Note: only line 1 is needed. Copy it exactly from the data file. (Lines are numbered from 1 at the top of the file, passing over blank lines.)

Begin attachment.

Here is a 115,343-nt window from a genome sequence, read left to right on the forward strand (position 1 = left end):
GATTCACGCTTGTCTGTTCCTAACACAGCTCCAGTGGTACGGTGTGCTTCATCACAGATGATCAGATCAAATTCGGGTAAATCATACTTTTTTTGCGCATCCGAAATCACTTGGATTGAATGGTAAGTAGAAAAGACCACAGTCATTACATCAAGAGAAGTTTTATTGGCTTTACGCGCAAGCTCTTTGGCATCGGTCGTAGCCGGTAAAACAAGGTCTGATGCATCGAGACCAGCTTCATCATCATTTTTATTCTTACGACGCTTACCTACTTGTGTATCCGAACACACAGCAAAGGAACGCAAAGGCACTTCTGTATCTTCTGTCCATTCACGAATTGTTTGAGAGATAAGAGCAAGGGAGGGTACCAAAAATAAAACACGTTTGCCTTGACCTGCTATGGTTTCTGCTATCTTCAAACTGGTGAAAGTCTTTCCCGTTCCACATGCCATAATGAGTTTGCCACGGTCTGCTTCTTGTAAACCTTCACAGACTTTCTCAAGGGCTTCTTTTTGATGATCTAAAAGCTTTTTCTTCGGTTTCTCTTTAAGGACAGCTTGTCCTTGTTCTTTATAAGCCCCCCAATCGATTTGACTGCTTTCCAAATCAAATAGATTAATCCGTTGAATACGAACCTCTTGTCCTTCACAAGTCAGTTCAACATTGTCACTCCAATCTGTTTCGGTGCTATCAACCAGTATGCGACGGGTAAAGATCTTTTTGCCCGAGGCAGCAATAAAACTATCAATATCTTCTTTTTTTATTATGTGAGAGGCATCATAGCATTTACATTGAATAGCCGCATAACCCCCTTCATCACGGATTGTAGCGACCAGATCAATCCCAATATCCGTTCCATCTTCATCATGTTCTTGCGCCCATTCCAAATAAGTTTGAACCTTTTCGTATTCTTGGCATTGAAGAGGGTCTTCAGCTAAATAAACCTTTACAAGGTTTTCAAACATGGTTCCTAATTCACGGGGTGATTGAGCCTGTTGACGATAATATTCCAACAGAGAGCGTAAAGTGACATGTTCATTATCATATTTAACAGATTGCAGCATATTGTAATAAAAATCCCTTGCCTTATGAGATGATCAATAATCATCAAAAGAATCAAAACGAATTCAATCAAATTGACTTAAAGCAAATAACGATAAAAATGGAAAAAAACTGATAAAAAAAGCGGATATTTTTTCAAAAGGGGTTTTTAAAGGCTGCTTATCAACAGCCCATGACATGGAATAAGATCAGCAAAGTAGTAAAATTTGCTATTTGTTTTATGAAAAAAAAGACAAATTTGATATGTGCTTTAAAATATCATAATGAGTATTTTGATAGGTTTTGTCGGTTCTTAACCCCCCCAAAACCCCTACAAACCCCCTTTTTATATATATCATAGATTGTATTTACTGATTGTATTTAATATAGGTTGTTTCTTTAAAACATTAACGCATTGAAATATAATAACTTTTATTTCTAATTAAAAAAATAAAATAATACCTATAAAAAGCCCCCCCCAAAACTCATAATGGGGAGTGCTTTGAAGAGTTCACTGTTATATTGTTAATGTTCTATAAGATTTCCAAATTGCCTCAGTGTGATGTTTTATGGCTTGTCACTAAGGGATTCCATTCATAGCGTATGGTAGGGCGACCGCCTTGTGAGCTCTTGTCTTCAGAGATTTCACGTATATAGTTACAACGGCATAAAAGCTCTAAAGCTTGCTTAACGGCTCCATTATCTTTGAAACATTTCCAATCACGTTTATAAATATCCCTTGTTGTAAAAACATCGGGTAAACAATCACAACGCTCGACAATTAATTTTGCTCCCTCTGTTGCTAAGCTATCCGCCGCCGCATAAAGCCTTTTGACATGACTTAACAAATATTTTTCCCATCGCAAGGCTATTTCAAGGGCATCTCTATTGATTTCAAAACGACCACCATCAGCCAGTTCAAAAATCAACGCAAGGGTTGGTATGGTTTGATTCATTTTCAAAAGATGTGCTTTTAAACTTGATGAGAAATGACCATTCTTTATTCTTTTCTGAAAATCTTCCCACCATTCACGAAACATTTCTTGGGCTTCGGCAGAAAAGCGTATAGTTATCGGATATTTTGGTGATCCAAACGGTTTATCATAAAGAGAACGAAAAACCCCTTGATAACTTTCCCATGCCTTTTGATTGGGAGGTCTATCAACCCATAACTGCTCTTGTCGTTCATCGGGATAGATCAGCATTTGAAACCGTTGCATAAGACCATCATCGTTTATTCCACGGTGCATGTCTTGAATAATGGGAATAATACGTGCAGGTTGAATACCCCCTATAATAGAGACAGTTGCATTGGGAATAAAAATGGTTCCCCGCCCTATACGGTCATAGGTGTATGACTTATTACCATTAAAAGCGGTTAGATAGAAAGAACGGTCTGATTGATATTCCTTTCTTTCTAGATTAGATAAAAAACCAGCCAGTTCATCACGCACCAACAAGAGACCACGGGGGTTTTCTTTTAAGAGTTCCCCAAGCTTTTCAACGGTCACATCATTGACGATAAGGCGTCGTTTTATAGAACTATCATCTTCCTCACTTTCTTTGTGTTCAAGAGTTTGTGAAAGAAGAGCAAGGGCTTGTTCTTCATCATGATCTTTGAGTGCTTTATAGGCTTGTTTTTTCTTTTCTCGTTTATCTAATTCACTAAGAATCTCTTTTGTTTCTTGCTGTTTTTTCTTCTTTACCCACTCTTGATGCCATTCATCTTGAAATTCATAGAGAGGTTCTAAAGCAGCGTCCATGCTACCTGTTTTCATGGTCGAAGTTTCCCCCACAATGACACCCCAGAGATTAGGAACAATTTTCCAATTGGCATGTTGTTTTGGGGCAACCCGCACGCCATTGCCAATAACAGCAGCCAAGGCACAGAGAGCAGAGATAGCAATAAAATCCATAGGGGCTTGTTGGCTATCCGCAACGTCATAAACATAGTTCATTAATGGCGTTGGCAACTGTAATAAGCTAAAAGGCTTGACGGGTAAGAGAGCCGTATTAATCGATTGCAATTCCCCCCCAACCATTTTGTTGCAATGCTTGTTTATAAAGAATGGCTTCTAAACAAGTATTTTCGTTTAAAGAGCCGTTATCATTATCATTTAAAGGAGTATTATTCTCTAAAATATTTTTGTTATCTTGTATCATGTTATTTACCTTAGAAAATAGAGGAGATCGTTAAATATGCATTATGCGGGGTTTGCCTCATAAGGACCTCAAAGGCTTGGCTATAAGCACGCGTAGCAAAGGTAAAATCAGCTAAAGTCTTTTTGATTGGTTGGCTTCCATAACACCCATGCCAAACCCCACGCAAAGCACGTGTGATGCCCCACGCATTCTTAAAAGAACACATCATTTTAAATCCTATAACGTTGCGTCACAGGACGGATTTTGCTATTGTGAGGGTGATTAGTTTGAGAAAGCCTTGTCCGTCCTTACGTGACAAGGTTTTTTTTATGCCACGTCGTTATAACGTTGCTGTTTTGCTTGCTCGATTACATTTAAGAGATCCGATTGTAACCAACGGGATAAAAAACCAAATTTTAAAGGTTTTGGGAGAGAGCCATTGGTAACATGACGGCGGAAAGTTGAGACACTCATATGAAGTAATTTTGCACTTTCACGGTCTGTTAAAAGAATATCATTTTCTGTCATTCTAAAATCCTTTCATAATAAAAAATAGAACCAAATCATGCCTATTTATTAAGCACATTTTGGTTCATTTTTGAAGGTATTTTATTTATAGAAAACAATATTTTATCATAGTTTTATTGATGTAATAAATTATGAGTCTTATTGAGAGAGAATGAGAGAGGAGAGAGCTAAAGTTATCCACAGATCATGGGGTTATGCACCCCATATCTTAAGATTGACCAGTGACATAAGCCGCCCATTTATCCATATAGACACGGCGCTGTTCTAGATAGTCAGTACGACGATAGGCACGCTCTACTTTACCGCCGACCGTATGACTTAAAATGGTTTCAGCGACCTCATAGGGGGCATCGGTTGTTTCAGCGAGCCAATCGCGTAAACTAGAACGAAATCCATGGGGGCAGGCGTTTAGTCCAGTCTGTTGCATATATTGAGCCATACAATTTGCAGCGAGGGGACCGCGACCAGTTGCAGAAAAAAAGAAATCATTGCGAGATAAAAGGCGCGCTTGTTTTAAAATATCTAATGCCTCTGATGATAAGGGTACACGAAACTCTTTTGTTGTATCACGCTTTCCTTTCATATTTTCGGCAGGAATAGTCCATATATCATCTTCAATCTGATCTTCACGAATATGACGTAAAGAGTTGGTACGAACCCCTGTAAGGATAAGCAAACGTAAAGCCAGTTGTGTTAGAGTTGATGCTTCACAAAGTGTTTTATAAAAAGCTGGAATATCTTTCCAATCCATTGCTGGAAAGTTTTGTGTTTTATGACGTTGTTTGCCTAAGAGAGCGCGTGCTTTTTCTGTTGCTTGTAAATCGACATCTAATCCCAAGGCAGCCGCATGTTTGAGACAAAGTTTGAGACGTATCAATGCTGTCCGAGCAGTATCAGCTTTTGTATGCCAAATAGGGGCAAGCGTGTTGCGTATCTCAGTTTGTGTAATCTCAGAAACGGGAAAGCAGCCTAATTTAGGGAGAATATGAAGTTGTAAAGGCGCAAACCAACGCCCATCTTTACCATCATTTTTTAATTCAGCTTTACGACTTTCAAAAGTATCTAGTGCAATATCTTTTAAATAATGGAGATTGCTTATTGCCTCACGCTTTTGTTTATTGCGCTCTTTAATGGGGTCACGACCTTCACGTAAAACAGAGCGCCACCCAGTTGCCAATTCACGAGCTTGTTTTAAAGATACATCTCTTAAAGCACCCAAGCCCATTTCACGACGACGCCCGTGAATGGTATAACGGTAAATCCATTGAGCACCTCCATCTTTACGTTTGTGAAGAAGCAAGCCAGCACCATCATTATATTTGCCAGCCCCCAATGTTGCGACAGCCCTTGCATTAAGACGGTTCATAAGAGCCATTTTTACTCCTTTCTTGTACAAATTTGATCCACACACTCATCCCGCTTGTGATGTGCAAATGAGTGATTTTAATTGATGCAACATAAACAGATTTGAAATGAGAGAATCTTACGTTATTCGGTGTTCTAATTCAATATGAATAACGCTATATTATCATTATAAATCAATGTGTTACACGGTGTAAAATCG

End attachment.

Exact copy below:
Here is a 115,343-nt window from a genome sequence, read left to right on the forward strand (position 1 = left end):